His wider reputation began to form as Hitler invaded his homeland. Throughout the war he sent his dramatic and forensically accurate drawings back to Picture Post, the Illustrated London News and the News Chronicle.  In the absence of television and the restrictions imposed on photographic reportage, Topolski's drawings were how many people in the UK saw the war.  One woman wrote to thank the editor of Picture Post:  she had heard nothing from her husband in eight months and had assumed he was dead; but she had just seen the current issue of Picture Post and there, in a drawing by Topolski, was her husband on board his ship, playing the spoons and she knew that he was alive. I am always surprised that Topolski is often left off lists of important war artists, but many consider him the greatest of them all.

My father accompanied the liberating troops crossing Europe and Germany;  he drew the abominations of the Belsen concentration camp where, unusually, he took photographs as well,  because he thought no one would believe his drawings.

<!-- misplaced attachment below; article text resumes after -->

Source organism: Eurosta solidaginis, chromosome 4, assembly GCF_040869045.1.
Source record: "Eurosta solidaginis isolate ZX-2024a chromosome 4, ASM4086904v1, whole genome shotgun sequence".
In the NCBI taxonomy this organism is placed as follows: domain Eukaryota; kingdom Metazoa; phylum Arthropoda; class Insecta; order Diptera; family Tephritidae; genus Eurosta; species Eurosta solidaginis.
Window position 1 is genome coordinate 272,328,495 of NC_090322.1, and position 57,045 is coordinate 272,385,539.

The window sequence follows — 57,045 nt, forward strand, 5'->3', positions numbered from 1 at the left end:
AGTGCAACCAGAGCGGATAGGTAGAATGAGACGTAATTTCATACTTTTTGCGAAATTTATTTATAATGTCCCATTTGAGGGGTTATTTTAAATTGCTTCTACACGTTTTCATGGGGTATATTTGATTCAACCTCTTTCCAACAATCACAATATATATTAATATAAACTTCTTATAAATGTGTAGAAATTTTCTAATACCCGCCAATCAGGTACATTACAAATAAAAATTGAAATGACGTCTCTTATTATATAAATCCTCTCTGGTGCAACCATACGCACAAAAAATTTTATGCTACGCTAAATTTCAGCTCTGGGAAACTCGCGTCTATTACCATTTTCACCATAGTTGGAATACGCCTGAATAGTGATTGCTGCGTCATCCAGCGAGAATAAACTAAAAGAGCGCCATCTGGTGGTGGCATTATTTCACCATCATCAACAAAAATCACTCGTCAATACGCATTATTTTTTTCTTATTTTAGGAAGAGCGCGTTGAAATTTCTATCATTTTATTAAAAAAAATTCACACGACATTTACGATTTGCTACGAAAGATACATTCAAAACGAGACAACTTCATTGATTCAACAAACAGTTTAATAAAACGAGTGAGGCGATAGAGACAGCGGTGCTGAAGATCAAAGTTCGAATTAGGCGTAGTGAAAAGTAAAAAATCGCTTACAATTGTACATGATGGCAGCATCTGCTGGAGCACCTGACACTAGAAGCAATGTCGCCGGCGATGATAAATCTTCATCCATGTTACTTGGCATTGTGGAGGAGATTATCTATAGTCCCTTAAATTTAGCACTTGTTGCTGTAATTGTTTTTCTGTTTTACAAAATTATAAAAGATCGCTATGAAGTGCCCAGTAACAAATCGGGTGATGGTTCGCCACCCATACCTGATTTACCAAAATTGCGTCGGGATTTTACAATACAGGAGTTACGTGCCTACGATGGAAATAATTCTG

He wrote compellingly in his autobiography 14 Letters about his horror at what he saw :  'This could be me, that,  somebody close to me; thus I try to inject myself with responses. The piles of corpses, the multitude in extremis, are more than alien -horribly outside my equipment of susceptibilities ...Indeed one is hard pressed to believe one's senses - immersed in stench, stumbling over bodies pulled by the legs into the open, passing among living ghosts, molesting one or doubled up in excrement.'

He drew the many thousands of Displaced persons (DP's), freed from Nazi internment, struggling to return home, and the soldiers with whom he travelled. His determination to bear witness was inflamed by these experiences and his life thereafter was dedicated to chronicling the human condition.